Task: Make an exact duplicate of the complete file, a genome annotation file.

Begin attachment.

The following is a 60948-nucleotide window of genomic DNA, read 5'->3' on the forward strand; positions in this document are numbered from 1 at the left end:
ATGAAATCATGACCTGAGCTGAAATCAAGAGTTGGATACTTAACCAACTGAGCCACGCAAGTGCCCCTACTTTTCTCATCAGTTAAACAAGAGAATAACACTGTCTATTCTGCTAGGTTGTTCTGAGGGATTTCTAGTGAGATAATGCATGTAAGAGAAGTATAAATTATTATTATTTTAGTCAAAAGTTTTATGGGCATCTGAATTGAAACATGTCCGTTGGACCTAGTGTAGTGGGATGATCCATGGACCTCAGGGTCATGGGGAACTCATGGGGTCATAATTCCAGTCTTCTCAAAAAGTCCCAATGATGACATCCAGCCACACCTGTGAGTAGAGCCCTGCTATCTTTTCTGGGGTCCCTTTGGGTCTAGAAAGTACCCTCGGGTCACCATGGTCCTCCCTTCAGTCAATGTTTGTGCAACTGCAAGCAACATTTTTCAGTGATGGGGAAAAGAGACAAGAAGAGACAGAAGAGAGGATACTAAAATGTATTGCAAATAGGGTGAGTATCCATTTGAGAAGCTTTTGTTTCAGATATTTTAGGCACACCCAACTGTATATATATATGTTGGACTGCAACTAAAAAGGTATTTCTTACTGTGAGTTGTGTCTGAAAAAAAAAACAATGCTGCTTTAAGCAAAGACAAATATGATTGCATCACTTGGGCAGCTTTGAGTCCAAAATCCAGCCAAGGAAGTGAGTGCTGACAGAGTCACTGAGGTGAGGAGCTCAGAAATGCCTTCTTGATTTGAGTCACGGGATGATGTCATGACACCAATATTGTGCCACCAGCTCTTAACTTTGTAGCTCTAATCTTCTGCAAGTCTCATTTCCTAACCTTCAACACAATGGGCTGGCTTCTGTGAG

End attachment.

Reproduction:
The following is a 60948-nucleotide window of genomic DNA, read 5'->3' on the forward strand; positions in this document are numbered from 1 at the left end:
ATGAAATCATGACCTGAGCTGAAATCAAGAGTTGGATACTTAACCAACTGAGCCACGCAAGTGCCCCTACTTTTCTCATCAGTTAAACAAGAGAATAACACTGTCTATTCTGCTAGGTTGTTCTGAGGGATTTCTAGTGAGATAATGCATGTAAGAGAAGTATAAATTATTATTATTTTAGTCAAAAGTTTTATGGGCATCTGAATTGAAACATGTCCGTTGGACCTAGTGTAGTGGGATGATCCATGGACCTCAGGGTCATGGGGAACTCATGGGGTCATAATTCCAGTCTTCTCAAAAAGTCCCAATGATGACATCCAGCCACACCTGTGAGTAGAGCCCTGCTATCTTTTCTGGGGTCCCTTTGGGTCTAGAAAGTACCCTCGGGTCACCATGGTCCTCCCTTCAGTCAATGTTTGTGCAACTGCAAGCAACATTTTTCAGTGATGGGGAAAAGAGACAAGAAGAGACAGAAGAGAGGATACTAAAATGTATTGCAAATAGGGTGAGTATCCATTTGAGAAGCTTTTGTTTCAGATATTTTAGGCACACCCAACTGTATATATATATGTTGGACTGCAACTAAAAAGGTATTTCTTACTGTGAGTTGTGTCTGAAAAAAAAAACAATGCTGCTTTAAGCAAAGACAAATATGATTGCATCACTTGGGCAGCTTTGAGTCCAAAATCCAGCCAAGGAAGTGAGTGCTGACAGAGTCACTGAGGTGAGGAGCTCAGAAATGCCTTCTTGATTTGAGTCACGGGATGATGTCATGACACCAATATTGTGCCACCAGCTCTTAACTTTGTAGCTCTAATCTTCTGCAAGTCTCATTTCCTAACCTTCAACACAATGGGCTGGCTTCTGTGAG